Brilliant Vega, one of the brightest stars in all the night sky, stands high in the east as night falls, and passes directly overhead a couple of hours later. It’s the leading light of Lyra, the harp.
Four other stars form a small parallelogram to the south of Vega. One point of that figure is the star Sheliak, which is also known as Beta Lyrae. Although it looks much fainter than Vega, that’s only because it’s roughly 35 times farther away.
Sheliak fades and brightens twice every 13 days. That’s because it consists of two stars that are in a tight orbit around each other. Their orbit lines up in such a way that we see the two stars eclipse each other twice during each orbit. When the brighter star covers the fainter star, the brightness drops by about a third. And when the fainter star covers the brighter star, the brightness drops by half.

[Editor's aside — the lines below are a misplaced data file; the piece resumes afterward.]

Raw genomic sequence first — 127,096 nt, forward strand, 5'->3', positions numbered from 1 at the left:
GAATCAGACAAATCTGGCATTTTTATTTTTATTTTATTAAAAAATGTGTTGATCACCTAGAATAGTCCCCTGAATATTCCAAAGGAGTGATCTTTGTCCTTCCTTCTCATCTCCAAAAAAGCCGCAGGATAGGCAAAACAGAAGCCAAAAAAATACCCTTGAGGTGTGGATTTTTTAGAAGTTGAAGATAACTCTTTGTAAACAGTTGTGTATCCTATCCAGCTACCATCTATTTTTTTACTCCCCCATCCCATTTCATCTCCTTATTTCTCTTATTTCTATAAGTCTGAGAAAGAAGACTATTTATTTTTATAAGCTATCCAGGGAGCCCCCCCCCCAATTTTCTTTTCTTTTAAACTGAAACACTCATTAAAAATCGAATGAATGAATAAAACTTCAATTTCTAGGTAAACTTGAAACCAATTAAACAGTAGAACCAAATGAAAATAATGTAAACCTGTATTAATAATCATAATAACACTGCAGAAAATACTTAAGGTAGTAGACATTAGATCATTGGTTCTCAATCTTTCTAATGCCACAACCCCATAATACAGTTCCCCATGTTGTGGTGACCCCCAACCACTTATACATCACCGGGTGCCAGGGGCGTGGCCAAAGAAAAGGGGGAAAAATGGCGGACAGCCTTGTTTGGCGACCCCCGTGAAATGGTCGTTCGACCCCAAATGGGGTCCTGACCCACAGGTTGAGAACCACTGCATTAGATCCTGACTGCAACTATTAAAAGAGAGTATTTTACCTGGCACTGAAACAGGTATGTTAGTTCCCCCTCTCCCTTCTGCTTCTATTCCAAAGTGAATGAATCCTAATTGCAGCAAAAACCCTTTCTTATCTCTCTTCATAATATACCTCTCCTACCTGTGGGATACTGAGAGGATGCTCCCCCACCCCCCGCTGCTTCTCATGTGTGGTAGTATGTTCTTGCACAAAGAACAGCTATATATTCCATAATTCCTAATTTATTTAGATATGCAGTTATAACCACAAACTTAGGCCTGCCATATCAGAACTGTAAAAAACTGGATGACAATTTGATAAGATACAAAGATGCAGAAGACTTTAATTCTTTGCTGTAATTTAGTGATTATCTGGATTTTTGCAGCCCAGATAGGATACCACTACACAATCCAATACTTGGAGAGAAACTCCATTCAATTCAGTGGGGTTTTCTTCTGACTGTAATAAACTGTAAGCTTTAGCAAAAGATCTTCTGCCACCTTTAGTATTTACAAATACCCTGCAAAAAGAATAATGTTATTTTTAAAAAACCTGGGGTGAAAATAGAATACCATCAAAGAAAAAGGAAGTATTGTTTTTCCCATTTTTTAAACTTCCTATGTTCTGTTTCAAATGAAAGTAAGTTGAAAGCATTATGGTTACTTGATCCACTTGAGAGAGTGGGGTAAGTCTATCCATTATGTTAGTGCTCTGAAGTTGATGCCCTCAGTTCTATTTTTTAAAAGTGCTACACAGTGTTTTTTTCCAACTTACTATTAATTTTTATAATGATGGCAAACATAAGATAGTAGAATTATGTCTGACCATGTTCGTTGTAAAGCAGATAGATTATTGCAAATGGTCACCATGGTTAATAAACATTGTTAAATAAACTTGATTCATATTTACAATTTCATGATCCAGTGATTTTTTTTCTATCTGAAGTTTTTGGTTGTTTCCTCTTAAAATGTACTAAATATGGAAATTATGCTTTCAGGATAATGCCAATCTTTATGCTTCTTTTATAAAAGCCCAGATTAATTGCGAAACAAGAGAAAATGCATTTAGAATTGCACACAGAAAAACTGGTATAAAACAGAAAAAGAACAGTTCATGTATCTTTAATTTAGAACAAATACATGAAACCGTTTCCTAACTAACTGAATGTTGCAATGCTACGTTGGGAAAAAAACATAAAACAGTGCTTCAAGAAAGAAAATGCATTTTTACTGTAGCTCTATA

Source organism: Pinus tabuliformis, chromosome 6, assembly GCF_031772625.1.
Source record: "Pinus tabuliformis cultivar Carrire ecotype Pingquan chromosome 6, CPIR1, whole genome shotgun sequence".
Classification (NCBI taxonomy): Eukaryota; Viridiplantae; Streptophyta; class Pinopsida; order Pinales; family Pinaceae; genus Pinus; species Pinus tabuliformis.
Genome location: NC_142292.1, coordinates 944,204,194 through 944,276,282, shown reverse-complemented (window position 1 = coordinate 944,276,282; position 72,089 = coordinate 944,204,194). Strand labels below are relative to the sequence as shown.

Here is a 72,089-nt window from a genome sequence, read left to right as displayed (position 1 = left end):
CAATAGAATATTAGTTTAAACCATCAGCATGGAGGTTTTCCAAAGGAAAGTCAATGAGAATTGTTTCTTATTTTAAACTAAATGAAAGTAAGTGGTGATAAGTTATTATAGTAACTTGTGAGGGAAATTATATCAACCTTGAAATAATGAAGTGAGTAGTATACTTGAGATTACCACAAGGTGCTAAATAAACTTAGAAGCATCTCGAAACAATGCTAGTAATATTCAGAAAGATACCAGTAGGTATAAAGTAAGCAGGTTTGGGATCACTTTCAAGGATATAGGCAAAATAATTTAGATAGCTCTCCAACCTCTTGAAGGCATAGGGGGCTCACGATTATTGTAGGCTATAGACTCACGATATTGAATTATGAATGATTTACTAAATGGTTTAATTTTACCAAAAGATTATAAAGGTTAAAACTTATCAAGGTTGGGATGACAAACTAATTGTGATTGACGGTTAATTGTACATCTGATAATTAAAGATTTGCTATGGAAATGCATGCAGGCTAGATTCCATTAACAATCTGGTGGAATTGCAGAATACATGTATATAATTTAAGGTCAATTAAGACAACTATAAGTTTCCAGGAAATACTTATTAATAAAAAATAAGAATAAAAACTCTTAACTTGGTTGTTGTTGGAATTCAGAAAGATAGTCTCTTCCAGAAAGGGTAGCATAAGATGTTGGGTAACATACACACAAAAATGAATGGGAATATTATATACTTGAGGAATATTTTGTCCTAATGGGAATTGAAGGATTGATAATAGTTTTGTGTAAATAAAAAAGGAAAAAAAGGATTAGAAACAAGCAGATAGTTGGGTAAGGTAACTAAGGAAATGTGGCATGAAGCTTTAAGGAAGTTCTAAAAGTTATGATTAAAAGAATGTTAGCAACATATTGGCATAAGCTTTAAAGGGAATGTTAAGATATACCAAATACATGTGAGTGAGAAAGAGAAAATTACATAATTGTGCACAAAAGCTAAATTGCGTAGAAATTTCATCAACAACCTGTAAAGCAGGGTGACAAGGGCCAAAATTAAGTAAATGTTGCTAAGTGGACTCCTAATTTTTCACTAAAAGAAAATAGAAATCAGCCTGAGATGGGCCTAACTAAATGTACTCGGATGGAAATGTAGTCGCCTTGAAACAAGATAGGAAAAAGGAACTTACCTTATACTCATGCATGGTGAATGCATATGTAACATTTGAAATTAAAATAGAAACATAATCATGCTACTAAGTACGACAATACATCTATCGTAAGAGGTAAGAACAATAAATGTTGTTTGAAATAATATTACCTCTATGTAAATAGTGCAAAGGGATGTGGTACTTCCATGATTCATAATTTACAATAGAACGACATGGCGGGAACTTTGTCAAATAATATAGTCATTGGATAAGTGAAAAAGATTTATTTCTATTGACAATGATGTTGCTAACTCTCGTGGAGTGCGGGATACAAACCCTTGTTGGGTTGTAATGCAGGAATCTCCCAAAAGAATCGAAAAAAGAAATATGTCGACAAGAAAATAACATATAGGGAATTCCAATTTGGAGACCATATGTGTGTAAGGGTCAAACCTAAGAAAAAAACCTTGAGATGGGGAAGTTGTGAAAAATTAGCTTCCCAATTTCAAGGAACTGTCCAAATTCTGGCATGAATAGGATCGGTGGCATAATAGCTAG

The two stars are so close together that one of them is pulling hot gas off the surface of the other — enough gas every 50,000 years to make a star as heavy as the Sun. The gas piles up in a thick disk around the stellar thief before dropping onto the star’s surface.
In time, the flow of gas will shut down. That will leave the two stars to age in peace — for a while. Eventually, the star that’s taking gas will begin to puff up. It’ll loosen its grip on its outer layers, so the other star will take some of its gas — reclaiming what it had lost over the millennia.
Tomorrow: the Moon runs a gauntlet.
Script by Damond Benningfield, Copyright 2013
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